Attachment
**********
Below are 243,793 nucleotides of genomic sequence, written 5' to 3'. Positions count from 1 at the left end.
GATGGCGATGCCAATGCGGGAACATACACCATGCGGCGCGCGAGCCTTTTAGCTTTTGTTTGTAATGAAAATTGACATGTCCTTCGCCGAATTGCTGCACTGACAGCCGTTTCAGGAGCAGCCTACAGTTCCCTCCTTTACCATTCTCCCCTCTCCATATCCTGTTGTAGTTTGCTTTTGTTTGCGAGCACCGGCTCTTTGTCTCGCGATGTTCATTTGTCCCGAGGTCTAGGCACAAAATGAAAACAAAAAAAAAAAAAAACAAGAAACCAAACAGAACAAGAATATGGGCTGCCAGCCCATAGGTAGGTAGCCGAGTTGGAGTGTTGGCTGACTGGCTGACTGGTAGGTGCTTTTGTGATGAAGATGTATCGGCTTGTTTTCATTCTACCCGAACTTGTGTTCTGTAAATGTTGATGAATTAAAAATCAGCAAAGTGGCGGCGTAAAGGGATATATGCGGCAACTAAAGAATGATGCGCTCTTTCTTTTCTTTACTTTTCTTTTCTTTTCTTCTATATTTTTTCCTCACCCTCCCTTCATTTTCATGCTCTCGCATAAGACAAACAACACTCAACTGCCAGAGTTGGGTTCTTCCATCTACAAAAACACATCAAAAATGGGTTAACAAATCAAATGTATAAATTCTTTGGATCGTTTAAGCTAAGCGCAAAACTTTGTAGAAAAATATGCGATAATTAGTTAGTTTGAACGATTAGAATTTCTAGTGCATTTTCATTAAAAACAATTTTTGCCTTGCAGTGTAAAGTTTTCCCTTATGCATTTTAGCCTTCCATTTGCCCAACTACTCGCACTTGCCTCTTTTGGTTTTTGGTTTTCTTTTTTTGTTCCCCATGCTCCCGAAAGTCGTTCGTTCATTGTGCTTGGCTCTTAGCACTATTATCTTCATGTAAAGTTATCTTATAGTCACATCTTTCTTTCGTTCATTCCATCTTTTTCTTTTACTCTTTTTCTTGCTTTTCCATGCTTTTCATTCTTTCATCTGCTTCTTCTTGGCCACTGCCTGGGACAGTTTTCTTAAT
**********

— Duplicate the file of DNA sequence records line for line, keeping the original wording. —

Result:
Below are 243,793 nucleotides of genomic sequence, written 5' to 3'. Positions count from 1 at the left end.
GATGGCGATGCCAATGCGGGAACATACACCATGCGGCGCGCGAGCCTTTTAGCTTTTGTTTGTAATGAAAATTGACATGTCCTTCGCCGAATTGCTGCACTGACAGCCGTTTCAGGAGCAGCCTACAGTTCCCTCCTTTACCATTCTCCCCTCTCCATATCCTGTTGTAGTTTGCTTTTGTTTGCGAGCACCGGCTCTTTGTCTCGCGATGTTCATTTGTCCCGAGGTCTAGGCACAAAATGAAAACAAAAAAAAAAAAAAACAAGAAACCAAACAGAACAAGAATATGGGCTGCCAGCCCATAGGTAGGTAGCCGAGTTGGAGTGTTGGCTGACTGGCTGACTGGTAGGTGCTTTTGTGATGAAGATGTATCGGCTTGTTTTCATTCTACCCGAACTTGTGTTCTGTAAATGTTGATGAATTAAAAATCAGCAAAGTGGCGGCGTAAAGGGATATATGCGGCAACTAAAGAATGATGCGCTCTTTCTTTTCTTTACTTTTCTTTTCTTTTCTTCTATATTTTTTCCTCACCCTCCCTTCATTTTCATGCTCTCGCATAAGACAAACAACACTCAACTGCCAGAGTTGGGTTCTTCCATCTACAAAAACACATCAAAAATGGGTTAACAAATCAAATGTATAAATTCTTTGGATCGTTTAAGCTAAGCGCAAAACTTTGTAGAAAAATATGCGATAATTAGTTAGTTTGAACGATTAGAATTTCTAGTGCATTTTCATTAAAAACAATTTTTGCCTTGCAGTGTAAAGTTTTCCCTTATGCATTTTAGCCTTCCATTTGCCCAACTACTCGCACTTGCCTCTTTTGGTTTTTGGTTTTCTTTTTTTGTTCCCCATGCTCCCGAAAGTCGTTCGTTCATTGTGCTTGGCTCTTAGCACTATTATCTTCATGTAAAGTTATCTTATAGTCACATCTTTCTTTCGTTCATTCCATCTTTTTCTTTTACTCTTTTTCTTGCTTTTCCATGCTTTTCATTCTTTCATCTGCTTCTTCTTGGCCACTGCCTGGGACAGTTTTCTTAAT